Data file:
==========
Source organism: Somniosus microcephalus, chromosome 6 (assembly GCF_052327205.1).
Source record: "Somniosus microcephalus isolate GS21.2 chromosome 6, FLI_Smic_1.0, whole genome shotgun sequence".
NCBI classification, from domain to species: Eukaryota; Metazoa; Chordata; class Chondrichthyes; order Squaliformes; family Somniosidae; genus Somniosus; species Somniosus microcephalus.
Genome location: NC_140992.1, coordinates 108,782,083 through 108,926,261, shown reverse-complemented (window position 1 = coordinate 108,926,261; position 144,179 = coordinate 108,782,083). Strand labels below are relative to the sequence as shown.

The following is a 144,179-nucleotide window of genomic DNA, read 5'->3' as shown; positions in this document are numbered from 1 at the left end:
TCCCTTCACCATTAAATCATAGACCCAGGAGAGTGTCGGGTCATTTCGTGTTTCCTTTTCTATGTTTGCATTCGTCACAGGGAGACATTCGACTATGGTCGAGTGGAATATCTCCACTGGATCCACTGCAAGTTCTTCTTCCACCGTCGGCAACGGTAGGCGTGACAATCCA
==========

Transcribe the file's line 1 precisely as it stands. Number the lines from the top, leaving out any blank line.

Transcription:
Source organism: Somniosus microcephalus, chromosome 6 (assembly GCF_052327205.1).